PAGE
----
1.4 Transmission intensity, within-host dynamics, and the evolution of drug resistance

Figure 1.2 Schematic representation of factors linking transmission intensity and drug resistance

 

Chapter 2: Within-host competition in Plasmodium falciparum      

2.1 Introduction

2.2 Methods

Focus on chloroquine resistance

Sample collection and processing

Quantification of drug-sensitive and drug-resistant parasites

Neutral microsatellite genotyping and analysis

Statistical analysis

2.3 Results

Variation in PfCRT genotype frequencies

Overall parasite densities in single- and mixed-genotype infections

Figure 2.1 Total parasite densities of single- and mixed-genotype infections

Figure 2.2 Effects of MOI and host age on total parasite density

Within-host competition

Figure 2.3 Densities of CQ-sensitive and CQ-resistant parasites in single- and mixed-genotype infections

Fitness cost of resistance in mixed-genotype infections

Figure 2.4 Proportions of CQ-resistant parasites in mixed-genotype infections

Temporal dynamics of resistance in Ghana

Figure 2.5 Changes in prevalence of CQ-resistant allele at four sites in Ghana

2.4 Discussion

 

Chapter 3: Competitive release of drug-resistant parasites following treatment            

3.1 Introduction

3.2 Methods

Parasite quantification using PET-PCR

Targeted amplicon deep sequencing (TADS) of dhps and dhfr

Statistical analysis

3.3 Results

Table 3.1 Observed variants linked to SP resistance

Figure 3.1 Within-host frequency distributions of SP resistance markers

Figure 3.2 Changes in sensitive and resistant alleles for all loci

Figure 3.3 Changes in sensitive and resistant alleles for individual loci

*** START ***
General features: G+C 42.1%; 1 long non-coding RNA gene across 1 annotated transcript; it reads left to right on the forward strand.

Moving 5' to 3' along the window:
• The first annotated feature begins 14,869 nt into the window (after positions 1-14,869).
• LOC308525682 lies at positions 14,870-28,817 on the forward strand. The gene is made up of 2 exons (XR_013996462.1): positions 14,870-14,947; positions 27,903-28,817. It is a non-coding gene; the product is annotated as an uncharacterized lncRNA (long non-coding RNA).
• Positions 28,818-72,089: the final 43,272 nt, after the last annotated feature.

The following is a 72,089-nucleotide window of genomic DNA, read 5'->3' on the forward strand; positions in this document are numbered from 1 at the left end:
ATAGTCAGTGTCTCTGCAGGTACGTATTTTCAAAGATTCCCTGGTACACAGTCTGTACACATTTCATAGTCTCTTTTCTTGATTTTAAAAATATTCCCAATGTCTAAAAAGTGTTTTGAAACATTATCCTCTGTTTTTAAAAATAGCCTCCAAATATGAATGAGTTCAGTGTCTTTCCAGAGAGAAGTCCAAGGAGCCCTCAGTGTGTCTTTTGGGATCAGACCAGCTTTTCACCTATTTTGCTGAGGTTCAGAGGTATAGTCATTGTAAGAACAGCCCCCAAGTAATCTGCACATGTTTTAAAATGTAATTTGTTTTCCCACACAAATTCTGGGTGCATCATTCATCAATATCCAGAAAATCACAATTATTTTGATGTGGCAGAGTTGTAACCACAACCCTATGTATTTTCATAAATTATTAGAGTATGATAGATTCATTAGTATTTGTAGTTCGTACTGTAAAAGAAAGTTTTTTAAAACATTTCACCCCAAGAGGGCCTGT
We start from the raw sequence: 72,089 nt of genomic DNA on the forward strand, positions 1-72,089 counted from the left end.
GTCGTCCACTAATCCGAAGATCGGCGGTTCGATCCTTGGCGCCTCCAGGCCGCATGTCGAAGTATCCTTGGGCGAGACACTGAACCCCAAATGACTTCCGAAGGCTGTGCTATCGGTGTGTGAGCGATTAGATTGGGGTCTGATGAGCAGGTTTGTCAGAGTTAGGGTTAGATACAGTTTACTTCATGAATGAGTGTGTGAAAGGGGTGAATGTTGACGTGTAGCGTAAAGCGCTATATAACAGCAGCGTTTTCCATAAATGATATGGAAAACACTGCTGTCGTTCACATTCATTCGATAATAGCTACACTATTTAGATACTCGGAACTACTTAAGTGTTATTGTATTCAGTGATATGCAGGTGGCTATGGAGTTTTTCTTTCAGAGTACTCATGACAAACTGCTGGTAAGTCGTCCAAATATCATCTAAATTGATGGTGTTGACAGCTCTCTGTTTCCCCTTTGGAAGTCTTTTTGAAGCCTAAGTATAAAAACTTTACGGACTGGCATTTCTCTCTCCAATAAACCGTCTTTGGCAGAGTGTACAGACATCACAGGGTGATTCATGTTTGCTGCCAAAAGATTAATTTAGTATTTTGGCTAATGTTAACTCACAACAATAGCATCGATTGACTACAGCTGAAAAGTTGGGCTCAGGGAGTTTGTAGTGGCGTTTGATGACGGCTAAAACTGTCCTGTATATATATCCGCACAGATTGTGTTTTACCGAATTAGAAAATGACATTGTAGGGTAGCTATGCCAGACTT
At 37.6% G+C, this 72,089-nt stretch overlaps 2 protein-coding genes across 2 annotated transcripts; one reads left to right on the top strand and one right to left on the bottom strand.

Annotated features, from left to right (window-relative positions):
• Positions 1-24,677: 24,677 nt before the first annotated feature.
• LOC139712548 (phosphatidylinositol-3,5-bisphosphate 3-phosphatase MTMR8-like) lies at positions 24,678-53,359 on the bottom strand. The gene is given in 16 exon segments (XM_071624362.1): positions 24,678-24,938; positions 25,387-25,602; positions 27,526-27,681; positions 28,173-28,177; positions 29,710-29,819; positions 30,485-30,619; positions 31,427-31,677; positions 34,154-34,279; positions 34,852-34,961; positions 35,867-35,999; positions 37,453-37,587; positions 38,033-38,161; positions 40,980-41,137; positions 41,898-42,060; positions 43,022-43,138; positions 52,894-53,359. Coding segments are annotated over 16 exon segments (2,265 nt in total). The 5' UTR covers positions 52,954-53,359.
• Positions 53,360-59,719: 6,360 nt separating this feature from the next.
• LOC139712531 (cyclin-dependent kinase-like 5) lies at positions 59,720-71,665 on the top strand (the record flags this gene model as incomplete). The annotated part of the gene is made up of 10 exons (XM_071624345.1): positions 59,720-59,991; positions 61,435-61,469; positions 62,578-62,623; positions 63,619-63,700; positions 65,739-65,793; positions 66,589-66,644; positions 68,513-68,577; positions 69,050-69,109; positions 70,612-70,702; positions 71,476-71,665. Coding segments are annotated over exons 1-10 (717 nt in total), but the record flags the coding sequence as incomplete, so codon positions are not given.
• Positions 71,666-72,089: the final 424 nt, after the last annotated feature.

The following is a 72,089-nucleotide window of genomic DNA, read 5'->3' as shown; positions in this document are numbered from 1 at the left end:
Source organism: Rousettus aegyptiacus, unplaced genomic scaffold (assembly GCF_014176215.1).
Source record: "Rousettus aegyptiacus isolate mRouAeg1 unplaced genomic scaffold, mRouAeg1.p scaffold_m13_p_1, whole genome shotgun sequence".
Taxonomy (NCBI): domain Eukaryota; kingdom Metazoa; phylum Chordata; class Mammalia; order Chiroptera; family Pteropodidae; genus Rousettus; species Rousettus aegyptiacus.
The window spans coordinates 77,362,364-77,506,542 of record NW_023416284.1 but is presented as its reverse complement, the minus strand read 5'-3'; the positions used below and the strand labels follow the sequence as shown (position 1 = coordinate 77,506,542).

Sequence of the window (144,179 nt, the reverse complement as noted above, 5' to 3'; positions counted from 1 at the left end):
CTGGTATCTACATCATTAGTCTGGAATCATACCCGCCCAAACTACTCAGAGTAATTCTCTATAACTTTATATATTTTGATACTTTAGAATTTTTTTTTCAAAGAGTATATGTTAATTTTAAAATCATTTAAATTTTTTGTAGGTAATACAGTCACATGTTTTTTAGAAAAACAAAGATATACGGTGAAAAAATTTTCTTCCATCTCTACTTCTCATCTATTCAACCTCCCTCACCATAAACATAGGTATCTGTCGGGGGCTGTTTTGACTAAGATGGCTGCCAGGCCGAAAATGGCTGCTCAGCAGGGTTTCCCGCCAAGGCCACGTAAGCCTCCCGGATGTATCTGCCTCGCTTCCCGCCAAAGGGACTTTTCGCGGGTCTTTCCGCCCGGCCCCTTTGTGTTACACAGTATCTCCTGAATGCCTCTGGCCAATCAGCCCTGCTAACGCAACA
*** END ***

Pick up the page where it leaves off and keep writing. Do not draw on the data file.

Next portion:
Figure 3.4 Changes in sensitive and resistant alleles for all loci, stratified by time between samples

Figure 3.5 Parasite densities stratified by time between samples and treatment status

Figure 3.6 Initial parasite densities for treated and control sets

3.4 Discussion

 

Chapter 4: Transmission intensity, within-host dynamics, and the evolution of drug resistance    

4.1 Introduction

Figure 4.1 Within-host dynamics link transmission intensity and drug resistance

4.2 Methods

Figure 4.2 Overall structure of the full nested model

Within-host model

Table 4.1 Parameter definitions for the within-host model

Figure 4.3 Compartment-style schematic of the within-host model

Between-host model

Parasite population structure

Antimalarial drug treatment

Simulations

4.3 Results

Within-host dynamics

Figure 4.4 Dynamics of parasites and immunity in a naïve host

Figure 4.5 Within-host dynamics of mixed infections

Epidemiological patterns

Figure 4.6 Equilibrium infection prevalence

Figure 4.7 Frequency of mixed-strain infections

Figure 4.8 Parasite density vs. age

Figure 4.9 Fraction of infections above selected thresholds

Figure 4.10 Parasite densities in single- and mixed-strain infections